3. But is it possible that those who cleave to God and live with a heart and hand dedicated to pleasing God are blessed in very real and actually the most important, deepest ways? Spiritual strength, spiritual abundance. Peace. Confidence. A sense of being blessed with and grateful for whatever physical resources we have. A strong sense of contentment, even in difficult times. In fact, isn’t it this confidence in God and God’s nearness, maybe especially when we’re in pain or in trouble, contentment and gratitude, that the text is really describing, though in words that were on the surface geared to success in agricultural times and on its terms? (We see this sort of remarkable and wonderful Divine support so beautifully explored and described in the Psalms.)
4. Essentially, this path of living and being blessed is our roadmap whatever befalls us in life. Our faith has it that we hold the course with God and that through God’s nearness and our holding to our duties to God we are blessed in certain ways that are very rich and sustaining, even in some ways that we don’t entirely understand, at least in this world. We may have doubts, questions, uncertainty; we might be weak; but God knows, remembers, and honors the covenant, if not always in ways we can understand and at all times, certainly in eternal ways.
B. Curses. We have not read all the verses in the text today, but we should know that what’s described is an ever-worsening condition, from which return is possible but becomes ever-more difficult the worse we stray, and the more horrible the consequences.
1. There may be a material or physical consequences to straying away from God. Proverbs foresees it. We certainly have seen the downfall - ultimately - of evil in so many instances. But, again, Job and other texts and experience teach us that we probably should be modest about “putting God in a box” in our thinking we can be assured that we know exactly how all this will work out in the specifics of our material lives.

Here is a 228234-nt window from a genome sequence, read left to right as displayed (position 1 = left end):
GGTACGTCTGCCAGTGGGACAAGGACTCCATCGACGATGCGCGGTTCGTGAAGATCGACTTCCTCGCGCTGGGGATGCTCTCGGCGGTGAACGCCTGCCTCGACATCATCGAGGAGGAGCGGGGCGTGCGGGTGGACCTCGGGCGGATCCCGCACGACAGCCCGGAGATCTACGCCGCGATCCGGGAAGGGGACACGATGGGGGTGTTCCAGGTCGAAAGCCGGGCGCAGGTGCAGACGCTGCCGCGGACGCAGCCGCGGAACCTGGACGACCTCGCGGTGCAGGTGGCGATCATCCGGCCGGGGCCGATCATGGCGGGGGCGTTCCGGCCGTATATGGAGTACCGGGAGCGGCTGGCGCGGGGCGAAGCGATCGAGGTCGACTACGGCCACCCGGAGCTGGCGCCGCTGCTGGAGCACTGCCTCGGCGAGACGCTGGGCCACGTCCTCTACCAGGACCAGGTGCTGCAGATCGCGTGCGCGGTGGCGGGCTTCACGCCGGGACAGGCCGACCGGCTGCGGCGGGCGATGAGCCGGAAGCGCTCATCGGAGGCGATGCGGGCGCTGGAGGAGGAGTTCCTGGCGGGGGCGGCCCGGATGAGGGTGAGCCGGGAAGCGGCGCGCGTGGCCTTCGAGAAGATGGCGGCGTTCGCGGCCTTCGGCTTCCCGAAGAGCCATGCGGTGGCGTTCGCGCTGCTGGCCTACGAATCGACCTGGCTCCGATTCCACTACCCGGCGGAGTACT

2. The place where it appears we are on firmer ground is the certain knowledge we get from faith and experience that when we abandon God we are alone. If we put God out of our lives and reject God, we face circumstances without the Divine support and the promise of instruction and nearness that God gives us. For people of faith, the rejection of God leaves us vulnerable to the exact sort of pain described, perhaps poetically, in these curses. We are visited a sort of spiritual descent, a quite painful one, if we act out of the arrogance that pushes God out.
3. We are as a driven leaf when we leave God - unanchored, blown around without regard to destination. We have the choice to follow and be near God. The choice is ours, but the choice matters, to us and to God.
4. God calls us; God seeks our nearness; God has shown us how to be near and how to return when we err. God always seeks our return. But we pay a price for leaving and staying away and rejecting God. The text teaches this truth powerfully.
III. Read 27:30. The tithe. Why does this portion and indeed the book of Vayikra close with a discussion of the tithe?
This book is fundamentally about God’s call to us to draw near. We have studied why that is important, how that happens, the consequences when we pull away and go off on our own and against God’s hopes and expectations of us. We’ve learned that God always wants our return and both shows us the path back and constantly gives us the means to return.
Yet, in the end, we must find our way to having a heart that is inclined Godward and acknowledges God’s sovereignty. There perhaps is no better single sign of that quality of heart than to believe and act on the principle that we’re stewards of our possessions, which are ultimately God’s. Indeed, at its most basic level, what we have is a gift from God, and that a portion of it - whether our income or our time or the spirit and effort we bring to our endeavors - ought to be dedicated back to serving God as well as those who serve God in sacred space.
This is the giving spirit of the heart that enables us to respond to the Divine call and draw close to our fellows and to God.